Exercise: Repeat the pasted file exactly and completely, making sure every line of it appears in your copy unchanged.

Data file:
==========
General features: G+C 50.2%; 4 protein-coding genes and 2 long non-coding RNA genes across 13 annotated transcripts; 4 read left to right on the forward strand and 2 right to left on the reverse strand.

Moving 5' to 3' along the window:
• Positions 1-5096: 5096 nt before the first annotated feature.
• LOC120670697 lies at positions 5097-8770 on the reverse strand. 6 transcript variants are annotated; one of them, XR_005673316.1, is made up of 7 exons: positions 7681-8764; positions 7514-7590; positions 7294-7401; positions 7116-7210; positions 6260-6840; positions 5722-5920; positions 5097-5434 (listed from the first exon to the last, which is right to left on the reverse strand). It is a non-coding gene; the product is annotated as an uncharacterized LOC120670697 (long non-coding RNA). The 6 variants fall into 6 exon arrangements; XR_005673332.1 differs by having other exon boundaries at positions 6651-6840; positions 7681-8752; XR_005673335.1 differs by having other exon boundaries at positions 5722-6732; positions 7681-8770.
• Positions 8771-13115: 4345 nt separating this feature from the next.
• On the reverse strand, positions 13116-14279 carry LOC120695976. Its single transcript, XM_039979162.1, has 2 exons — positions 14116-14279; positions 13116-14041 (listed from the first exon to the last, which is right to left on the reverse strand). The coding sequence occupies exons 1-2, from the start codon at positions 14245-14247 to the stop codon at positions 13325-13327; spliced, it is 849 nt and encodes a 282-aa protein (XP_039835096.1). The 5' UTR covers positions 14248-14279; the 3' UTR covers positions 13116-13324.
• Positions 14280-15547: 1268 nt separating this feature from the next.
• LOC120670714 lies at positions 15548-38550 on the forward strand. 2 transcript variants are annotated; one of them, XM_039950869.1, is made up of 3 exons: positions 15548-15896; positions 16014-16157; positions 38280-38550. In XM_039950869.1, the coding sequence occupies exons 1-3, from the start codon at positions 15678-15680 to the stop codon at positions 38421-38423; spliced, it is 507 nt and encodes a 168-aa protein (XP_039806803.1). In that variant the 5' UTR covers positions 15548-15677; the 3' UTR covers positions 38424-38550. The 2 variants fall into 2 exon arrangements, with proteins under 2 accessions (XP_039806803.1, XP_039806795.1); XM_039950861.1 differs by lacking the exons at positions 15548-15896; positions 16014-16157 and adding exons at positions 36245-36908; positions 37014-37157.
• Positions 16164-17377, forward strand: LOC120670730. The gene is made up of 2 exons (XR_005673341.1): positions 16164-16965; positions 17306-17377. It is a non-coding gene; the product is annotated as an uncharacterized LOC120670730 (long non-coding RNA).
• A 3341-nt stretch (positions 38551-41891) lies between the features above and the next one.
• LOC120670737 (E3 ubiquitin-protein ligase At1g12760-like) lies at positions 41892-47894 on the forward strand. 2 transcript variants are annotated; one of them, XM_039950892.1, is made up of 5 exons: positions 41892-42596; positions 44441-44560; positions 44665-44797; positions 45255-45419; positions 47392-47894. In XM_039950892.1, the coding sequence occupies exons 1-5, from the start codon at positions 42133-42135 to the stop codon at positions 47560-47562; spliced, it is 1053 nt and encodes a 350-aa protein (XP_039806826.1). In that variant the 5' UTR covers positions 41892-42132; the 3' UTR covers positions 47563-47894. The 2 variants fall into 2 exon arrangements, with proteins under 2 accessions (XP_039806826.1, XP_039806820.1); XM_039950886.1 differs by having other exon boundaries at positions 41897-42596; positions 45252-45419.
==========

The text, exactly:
General features: G+C 50.2%; 4 protein-coding genes and 2 long non-coding RNA genes across 13 annotated transcripts; 4 read left to right on the forward strand and 2 right to left on the reverse strand.

Moving 5' to 3' along the window:
• Positions 1-5096: 5096 nt before the first annotated feature.
• LOC120670697 lies at positions 5097-8770 on the reverse strand. 6 transcript variants are annotated; one of them, XR_005673316.1, is made up of 7 exons: positions 7681-8764; positions 7514-7590; positions 7294-7401; positions 7116-7210; positions 6260-6840; positions 5722-5920; positions 5097-5434 (listed from the first exon to the last, which is right to left on the reverse strand). It is a non-coding gene; the product is annotated as an uncharacterized LOC120670697 (long non-coding RNA). The 6 variants fall into 6 exon arrangements; XR_005673332.1 differs by having other exon boundaries at positions 6651-6840; positions 7681-8752; XR_005673335.1 differs by having other exon boundaries at positions 5722-6732; positions 7681-8770.
• Positions 8771-13115: 4345 nt separating this feature from the next.
• On the reverse strand, positions 13116-14279 carry LOC120695976. Its single transcript, XM_039979162.1, has 2 exons — positions 14116-14279; positions 13116-14041 (listed from the first exon to the last, which is right to left on the reverse strand). The coding sequence occupies exons 1-2, from the start codon at positions 14245-14247 to the stop codon at positions 13325-13327; spliced, it is 849 nt and encodes a 282-aa protein (XP_039835096.1). The 5' UTR covers positions 14248-14279; the 3' UTR covers positions 13116-13324.
• Positions 14280-15547: 1268 nt separating this feature from the next.
• LOC120670714 lies at positions 15548-38550 on the forward strand. 2 transcript variants are annotated; one of them, XM_039950869.1, is made up of 3 exons: positions 15548-15896; positions 16014-16157; positions 38280-38550. In XM_039950869.1, the coding sequence occupies exons 1-3, from the start codon at positions 15678-15680 to the stop codon at positions 38421-38423; spliced, it is 507 nt and encodes a 168-aa protein (XP_039806803.1). In that variant the 5' UTR covers positions 15548-15677; the 3' UTR covers positions 38424-38550. The 2 variants fall into 2 exon arrangements, with proteins under 2 accessions (XP_039806803.1, XP_039806795.1); XM_039950861.1 differs by lacking the exons at positions 15548-15896; positions 16014-16157 and adding exons at positions 36245-36908; positions 37014-37157.
• Positions 16164-17377, forward strand: LOC120670730. The gene is made up of 2 exons (XR_005673341.1): positions 16164-16965; positions 17306-17377. It is a non-coding gene; the product is annotated as an uncharacterized LOC120670730 (long non-coding RNA).
• A 3341-nt stretch (positions 38551-41891) lies between the features above and the next one.
• LOC120670737 (E3 ubiquitin-protein ligase At1g12760-like) lies at positions 41892-47894 on the forward strand. 2 transcript variants are annotated; one of them, XM_039950892.1, is made up of 5 exons: positions 41892-42596; positions 44441-44560; positions 44665-44797; positions 45255-45419; positions 47392-47894. In XM_039950892.1, the coding sequence occupies exons 1-5, from the start codon at positions 42133-42135 to the stop codon at positions 47560-47562; spliced, it is 1053 nt and encodes a 350-aa protein (XP_039806826.1). In that variant the 5' UTR covers positions 41892-42132; the 3' UTR covers positions 47563-47894. The 2 variants fall into 2 exon arrangements, with proteins under 2 accessions (XP_039806826.1, XP_039806820.1); XM_039950886.1 differs by having other exon boundaries at positions 41897-42596; positions 45252-45419.